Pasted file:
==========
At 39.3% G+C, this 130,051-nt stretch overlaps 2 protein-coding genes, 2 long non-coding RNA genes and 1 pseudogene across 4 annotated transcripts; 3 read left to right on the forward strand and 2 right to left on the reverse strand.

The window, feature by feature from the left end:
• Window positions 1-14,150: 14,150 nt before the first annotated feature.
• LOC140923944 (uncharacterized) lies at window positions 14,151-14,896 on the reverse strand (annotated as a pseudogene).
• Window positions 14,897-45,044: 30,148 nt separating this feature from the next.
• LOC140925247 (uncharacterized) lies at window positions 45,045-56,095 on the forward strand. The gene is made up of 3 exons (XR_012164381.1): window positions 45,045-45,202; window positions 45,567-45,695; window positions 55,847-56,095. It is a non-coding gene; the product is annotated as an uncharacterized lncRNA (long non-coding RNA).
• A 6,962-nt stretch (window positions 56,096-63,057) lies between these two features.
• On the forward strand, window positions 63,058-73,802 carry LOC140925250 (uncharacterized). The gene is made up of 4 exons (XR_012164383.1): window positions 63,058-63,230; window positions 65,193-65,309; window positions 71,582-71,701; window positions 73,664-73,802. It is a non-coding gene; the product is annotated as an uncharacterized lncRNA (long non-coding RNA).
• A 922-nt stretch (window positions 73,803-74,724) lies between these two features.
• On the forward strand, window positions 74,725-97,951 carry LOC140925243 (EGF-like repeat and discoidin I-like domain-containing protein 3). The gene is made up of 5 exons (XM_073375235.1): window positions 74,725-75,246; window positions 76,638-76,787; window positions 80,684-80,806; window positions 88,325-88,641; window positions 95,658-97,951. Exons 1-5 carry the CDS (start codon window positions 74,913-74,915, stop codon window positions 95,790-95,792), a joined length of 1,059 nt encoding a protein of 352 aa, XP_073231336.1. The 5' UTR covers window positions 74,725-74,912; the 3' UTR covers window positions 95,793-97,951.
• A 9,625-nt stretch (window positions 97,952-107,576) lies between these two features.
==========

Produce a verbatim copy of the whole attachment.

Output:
At 39.3% G+C, this 130,051-nt stretch overlaps 2 protein-coding genes, 2 long non-coding RNA genes and 1 pseudogene across 4 annotated transcripts; 3 read left to right on the forward strand and 2 right to left on the reverse strand.

The window, feature by feature from the left end:
• Window positions 1-14,150: 14,150 nt before the first annotated feature.
• LOC140923944 (uncharacterized) lies at window positions 14,151-14,896 on the reverse strand (annotated as a pseudogene).
• Window positions 14,897-45,044: 30,148 nt separating this feature from the next.
• LOC140925247 (uncharacterized) lies at window positions 45,045-56,095 on the forward strand. The gene is made up of 3 exons (XR_012164381.1): window positions 45,045-45,202; window positions 45,567-45,695; window positions 55,847-56,095. It is a non-coding gene; the product is annotated as an uncharacterized lncRNA (long non-coding RNA).
• A 6,962-nt stretch (window positions 56,096-63,057) lies between these two features.
• On the forward strand, window positions 63,058-73,802 carry LOC140925250 (uncharacterized). The gene is made up of 4 exons (XR_012164383.1): window positions 63,058-63,230; window positions 65,193-65,309; window positions 71,582-71,701; window positions 73,664-73,802. It is a non-coding gene; the product is annotated as an uncharacterized lncRNA (long non-coding RNA).
• A 922-nt stretch (window positions 73,803-74,724) lies between these two features.
• On the forward strand, window positions 74,725-97,951 carry LOC140925243 (EGF-like repeat and discoidin I-like domain-containing protein 3). The gene is made up of 5 exons (XM_073375235.1): window positions 74,725-75,246; window positions 76,638-76,787; window positions 80,684-80,806; window positions 88,325-88,641; window positions 95,658-97,951. Exons 1-5 carry the CDS (start codon window positions 74,913-74,915, stop codon window positions 95,790-95,792), a joined length of 1,059 nt encoding a protein of 352 aa, XP_073231336.1. The 5' UTR covers window positions 74,725-74,912; the 3' UTR covers window positions 95,793-97,951.
• A 9,625-nt stretch (window positions 97,952-107,576) lies between these two features.